Forty years after the U.S. Supreme Court made a landmark ruling guaranteeing abortion rights under the Constitution, the decision is increasingly contested by opponents seeking to restrict access.
The delicate question over whether a woman has the right to choose to terminate a pregnancy -- and thus, critics argue, end a life -- has long caused deep and bitter divisions in the very fabric of American society, including several deadly incidents.
In what has become a yearly ritual, tens of thousands of pro-life activists will mark the anniversary of the Jan 22, 1973 "Roe v. Wade" ruling by marching in front of the Supreme Court.
This year's March for Life will take place three days later, on Friday, due to festivities surrounding President Barack Obama's inauguration to a second term on Monday.
The pro-choice movement, advocating for abortion rights, will organize local meetings, diners and conferences to mark the anniversary.
Polls lay bare the stark divide between the pro-life and pro-choice camps.
A Pew poll showed that more than six out of 10 Americans would not like to see the high court overturn Roe v. Wade, against 29% who would like to see it struck down -- opinions that have not shifted much since surveys conducted 10 and 20 years ago.
The latest survey, released Wednesday, also found that 53% of respondents said abortion was "not that important compared to other issues," an increase from 48% in 2009 and 32% in 2006.
And the ratio of those seeing abortion as a "critical issue facing the country" dropped from 28% in 2006 to 15% in 2009 and 18% today.
But abortion remains a heated political topic that can trigger the rise -- or downfall -- of conservative politicians in particular.
A flurry of abortion-related laws have nonetheless been passed at the state level, usually advanced by the powerful pro-life lobby and fought by the pro-choicers.
In May, Gallup said there had never been so few pro-choice supporters -- at 41% (against 56% in 1995) -- while 50% said they were pro-life (compared to 33% 16 years ago).
The anti-abortion activists "realize they can't really change the Supreme Court decision. They are not going to get an amendment to the Constitution, so they have adopted an incremental approach, state by state," said James Kelly, professor emeritus of sociology at Fordham University.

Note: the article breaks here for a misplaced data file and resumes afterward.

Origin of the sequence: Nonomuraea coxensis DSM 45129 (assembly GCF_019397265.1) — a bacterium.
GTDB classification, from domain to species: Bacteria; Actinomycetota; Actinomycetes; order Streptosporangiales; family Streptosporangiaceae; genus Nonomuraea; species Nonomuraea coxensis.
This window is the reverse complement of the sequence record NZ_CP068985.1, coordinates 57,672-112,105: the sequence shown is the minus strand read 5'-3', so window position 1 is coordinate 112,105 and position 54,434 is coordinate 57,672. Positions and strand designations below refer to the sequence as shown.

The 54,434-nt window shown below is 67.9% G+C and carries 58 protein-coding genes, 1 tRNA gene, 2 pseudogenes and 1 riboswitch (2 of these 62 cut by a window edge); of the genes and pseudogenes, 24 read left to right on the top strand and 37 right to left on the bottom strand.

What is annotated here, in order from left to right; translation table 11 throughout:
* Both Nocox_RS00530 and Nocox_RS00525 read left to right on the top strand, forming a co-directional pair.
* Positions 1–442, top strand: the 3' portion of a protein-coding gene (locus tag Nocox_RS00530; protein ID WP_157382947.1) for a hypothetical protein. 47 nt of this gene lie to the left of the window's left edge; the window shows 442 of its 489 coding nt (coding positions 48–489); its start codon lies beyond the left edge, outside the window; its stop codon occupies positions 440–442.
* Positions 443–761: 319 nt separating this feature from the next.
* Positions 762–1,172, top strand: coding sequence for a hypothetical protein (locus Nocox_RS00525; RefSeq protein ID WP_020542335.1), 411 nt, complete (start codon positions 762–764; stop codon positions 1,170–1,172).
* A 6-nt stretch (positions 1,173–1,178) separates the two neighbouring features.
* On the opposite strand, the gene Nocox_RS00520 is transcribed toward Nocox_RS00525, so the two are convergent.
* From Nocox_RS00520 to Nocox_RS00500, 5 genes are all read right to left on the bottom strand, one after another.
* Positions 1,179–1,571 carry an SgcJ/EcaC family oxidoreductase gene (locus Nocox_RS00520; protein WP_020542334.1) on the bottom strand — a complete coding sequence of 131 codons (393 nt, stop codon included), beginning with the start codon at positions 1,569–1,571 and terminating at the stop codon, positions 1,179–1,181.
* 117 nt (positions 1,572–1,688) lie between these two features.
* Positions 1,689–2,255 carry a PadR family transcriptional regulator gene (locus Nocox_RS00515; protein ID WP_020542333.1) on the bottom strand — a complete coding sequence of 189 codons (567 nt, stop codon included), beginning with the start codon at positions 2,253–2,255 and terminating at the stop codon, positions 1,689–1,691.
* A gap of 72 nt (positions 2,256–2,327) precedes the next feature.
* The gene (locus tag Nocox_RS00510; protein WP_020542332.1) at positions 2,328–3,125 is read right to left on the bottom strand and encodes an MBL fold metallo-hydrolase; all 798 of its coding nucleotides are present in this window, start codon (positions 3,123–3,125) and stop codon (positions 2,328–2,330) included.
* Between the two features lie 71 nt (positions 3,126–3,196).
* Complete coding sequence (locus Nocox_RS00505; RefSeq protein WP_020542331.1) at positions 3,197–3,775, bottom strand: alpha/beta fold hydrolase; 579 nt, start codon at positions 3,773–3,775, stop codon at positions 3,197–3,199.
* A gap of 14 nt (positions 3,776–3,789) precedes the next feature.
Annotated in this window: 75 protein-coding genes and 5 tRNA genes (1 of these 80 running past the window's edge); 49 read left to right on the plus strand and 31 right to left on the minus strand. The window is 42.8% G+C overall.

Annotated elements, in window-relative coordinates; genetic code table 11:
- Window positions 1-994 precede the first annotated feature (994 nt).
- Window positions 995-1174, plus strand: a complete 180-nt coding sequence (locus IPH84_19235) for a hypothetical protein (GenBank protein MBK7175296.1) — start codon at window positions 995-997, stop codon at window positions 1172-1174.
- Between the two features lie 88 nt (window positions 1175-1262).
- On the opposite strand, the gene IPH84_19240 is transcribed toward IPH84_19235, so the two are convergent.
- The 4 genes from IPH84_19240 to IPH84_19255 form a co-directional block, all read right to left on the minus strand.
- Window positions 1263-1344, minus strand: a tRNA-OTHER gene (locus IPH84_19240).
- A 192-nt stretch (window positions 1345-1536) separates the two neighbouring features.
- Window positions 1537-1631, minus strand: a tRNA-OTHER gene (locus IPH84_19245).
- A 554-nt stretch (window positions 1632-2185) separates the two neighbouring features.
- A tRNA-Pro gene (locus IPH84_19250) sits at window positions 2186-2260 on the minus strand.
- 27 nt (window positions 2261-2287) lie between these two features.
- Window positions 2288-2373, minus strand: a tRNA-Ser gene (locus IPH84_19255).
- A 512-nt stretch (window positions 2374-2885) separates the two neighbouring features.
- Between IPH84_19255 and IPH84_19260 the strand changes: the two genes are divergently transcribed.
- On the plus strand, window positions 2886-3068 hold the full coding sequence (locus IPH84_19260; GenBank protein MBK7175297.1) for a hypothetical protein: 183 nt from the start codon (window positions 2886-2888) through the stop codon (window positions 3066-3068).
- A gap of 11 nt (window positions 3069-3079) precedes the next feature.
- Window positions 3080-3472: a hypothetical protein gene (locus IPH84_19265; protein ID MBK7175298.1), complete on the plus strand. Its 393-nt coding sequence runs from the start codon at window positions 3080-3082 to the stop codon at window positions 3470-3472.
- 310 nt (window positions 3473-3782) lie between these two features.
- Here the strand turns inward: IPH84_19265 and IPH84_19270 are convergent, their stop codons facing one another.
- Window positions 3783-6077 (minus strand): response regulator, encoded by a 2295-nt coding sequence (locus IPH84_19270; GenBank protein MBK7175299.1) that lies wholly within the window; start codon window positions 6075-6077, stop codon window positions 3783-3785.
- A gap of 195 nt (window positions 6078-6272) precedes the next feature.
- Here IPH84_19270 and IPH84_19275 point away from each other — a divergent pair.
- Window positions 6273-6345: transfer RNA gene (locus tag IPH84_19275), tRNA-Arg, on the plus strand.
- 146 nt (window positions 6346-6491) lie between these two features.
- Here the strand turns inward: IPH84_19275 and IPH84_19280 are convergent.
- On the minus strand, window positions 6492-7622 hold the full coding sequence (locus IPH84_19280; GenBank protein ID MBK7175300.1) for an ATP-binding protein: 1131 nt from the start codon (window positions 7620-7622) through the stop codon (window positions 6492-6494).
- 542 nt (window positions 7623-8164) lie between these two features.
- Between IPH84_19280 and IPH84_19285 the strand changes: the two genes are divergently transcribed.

The Guttmacher Institute on sexual and reproductive health counted a record number of 92 abortion-related laws passed in 2011, and 43 in 2012.
They range across a wide spectrum, from measures limiting late-stage abortions to barring health care insurance reimbursements for the operation and a requirement for the pregnant woman to get a sonogram.
These legal restrictions "are different paths to the same goal, a goal of preventing a woman from being able to actually get an abortion, even if it's technically legal," said Jennifer Dalven of the American Civil Liberties Union rights group.
Others demand that centers providing elective abortion services comply with hospital norms that namely regulate door widths and available parking spots.
"The sole purpose is not to make people safer; the sole purpose is to close the clinics," said Jon O'Brien, president of Catholics For Choice.
About 1,800 clinics provide abortion services today across the United States, but 83% of counties do not have such centers. There is only one clinic in Mississippi, a southern state with three million inhabitants.
"Knowing that a correction of Roe is unlikely in the immediate future, we've done a lot of work at the state level and we think we're running one state at the time," said March For Life president Jeanne Monahan.
"It's not so much a change in strategy as a sophistication... We've seen more people self-identifying as pro-life and especially young people."
Despite emotions still running high over the issue, activists do not resort to killing doctors as took place in the 1990s.
"They were lone wolves, they were operating on their own, insisted Kelley.
"Abortion is never going to be resolved completely; it's something that civilization is going to have to deal with maybe forever."© 2013 AFP